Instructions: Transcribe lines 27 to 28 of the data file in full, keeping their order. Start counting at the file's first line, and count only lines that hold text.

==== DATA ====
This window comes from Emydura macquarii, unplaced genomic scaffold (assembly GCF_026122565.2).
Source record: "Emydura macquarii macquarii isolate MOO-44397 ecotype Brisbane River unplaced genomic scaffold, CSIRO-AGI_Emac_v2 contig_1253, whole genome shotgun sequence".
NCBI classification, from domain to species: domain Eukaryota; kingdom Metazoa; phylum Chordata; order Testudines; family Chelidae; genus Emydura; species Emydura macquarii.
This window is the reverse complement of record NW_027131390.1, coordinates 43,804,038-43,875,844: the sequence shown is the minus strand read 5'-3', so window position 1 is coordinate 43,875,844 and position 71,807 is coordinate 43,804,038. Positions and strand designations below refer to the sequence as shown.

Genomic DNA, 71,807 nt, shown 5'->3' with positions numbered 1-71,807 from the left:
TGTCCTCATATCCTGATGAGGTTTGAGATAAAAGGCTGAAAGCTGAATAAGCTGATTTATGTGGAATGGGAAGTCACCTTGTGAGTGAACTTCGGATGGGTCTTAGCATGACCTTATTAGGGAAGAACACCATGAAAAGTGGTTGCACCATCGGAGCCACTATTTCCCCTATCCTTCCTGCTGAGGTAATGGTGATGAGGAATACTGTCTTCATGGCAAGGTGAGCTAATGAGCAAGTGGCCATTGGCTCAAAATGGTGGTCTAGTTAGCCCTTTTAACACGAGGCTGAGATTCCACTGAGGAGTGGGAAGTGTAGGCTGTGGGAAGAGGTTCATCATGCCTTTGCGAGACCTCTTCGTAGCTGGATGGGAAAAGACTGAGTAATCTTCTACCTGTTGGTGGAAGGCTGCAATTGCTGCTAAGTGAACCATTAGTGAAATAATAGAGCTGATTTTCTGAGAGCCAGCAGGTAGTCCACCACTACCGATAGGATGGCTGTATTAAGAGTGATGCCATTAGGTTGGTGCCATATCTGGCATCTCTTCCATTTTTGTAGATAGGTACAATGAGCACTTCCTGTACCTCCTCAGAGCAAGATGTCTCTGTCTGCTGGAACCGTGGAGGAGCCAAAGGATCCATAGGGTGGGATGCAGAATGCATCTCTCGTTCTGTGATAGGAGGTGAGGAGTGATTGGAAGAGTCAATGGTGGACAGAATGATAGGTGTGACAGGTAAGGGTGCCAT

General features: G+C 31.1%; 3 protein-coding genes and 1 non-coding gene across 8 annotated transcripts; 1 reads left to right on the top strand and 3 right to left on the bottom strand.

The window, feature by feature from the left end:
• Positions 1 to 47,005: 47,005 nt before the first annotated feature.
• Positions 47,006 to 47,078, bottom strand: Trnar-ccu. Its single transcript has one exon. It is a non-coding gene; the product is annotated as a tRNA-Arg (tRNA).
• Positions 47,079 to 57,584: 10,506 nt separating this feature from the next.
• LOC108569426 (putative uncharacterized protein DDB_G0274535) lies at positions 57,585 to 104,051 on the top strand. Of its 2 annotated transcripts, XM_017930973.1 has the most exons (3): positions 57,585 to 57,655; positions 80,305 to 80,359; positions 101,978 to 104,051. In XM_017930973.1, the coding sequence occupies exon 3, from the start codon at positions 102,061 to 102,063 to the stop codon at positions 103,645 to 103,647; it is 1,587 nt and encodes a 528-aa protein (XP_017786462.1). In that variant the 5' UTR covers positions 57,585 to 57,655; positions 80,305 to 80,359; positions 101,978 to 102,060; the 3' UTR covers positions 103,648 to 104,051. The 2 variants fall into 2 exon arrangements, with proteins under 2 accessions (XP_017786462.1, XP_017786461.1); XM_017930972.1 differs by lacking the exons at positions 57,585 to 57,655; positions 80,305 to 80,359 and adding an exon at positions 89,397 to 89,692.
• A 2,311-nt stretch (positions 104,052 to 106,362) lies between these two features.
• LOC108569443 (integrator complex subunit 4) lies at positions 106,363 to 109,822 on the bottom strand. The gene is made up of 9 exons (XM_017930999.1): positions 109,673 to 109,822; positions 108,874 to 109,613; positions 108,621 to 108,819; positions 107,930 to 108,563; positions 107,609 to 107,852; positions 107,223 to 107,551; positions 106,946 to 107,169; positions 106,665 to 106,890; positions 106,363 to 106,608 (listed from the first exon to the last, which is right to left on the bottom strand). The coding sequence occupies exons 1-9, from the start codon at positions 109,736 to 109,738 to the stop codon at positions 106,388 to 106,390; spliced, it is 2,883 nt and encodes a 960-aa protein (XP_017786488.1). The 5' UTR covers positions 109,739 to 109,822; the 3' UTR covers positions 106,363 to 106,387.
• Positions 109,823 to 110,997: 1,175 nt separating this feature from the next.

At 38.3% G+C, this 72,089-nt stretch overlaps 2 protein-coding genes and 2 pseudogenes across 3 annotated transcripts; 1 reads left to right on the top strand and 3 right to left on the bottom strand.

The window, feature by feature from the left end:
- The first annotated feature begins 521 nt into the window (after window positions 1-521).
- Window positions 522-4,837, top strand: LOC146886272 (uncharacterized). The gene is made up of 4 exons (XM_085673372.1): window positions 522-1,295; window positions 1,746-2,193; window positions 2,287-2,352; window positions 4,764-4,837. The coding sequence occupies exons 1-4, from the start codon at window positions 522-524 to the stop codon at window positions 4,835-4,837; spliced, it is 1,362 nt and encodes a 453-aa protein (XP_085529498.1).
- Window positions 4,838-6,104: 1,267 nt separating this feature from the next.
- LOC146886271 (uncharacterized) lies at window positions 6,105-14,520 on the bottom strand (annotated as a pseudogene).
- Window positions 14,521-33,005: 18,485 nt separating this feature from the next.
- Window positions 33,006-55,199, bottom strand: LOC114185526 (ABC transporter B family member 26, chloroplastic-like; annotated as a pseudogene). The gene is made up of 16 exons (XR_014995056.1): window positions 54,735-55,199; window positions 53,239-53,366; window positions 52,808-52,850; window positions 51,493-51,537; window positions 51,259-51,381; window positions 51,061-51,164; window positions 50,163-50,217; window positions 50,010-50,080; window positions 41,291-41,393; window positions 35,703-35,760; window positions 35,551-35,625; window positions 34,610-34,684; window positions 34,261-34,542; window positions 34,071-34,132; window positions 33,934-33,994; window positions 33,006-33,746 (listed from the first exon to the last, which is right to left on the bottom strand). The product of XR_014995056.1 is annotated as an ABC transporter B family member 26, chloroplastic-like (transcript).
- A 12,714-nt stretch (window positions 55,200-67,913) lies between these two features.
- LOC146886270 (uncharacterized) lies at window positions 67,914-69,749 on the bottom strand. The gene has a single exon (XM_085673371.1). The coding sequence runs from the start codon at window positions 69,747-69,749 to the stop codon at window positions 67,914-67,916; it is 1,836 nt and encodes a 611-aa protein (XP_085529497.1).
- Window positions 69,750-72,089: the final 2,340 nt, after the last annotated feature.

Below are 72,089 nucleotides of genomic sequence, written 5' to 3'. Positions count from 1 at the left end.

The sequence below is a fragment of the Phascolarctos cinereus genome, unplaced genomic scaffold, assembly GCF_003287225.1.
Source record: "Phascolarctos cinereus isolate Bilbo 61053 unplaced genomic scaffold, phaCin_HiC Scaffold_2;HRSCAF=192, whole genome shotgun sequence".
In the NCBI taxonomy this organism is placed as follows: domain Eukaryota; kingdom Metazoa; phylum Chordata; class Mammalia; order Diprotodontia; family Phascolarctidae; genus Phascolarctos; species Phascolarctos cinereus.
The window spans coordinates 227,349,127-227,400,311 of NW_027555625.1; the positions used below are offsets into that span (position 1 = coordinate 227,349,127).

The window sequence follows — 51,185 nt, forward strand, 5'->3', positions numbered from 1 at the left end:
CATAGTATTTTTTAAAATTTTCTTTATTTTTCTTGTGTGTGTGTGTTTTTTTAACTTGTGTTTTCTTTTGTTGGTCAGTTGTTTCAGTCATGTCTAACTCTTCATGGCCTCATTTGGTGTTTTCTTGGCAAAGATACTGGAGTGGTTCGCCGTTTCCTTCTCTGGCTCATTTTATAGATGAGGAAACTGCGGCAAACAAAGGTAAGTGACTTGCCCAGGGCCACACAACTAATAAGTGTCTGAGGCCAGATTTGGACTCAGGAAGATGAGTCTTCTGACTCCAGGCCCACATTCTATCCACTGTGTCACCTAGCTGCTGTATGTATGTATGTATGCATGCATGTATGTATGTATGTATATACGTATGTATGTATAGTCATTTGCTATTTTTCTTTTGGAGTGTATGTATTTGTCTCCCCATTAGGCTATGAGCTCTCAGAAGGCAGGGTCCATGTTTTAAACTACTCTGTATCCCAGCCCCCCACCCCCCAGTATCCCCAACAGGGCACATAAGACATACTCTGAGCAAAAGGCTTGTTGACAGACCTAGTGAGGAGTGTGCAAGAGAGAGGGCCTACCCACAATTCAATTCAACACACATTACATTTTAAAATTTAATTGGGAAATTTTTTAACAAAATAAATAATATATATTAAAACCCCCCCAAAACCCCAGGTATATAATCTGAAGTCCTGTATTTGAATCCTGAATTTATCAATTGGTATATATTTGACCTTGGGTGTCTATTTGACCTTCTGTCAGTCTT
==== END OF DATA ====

Below are 72,089 nucleotides of genomic sequence, written 5' to 3'. Positions count from 1 at the left end.

The sequence below is a fragment of the Phascolarctos cinereus genome, unplaced genomic scaffold, assembly GCF_003287225.1.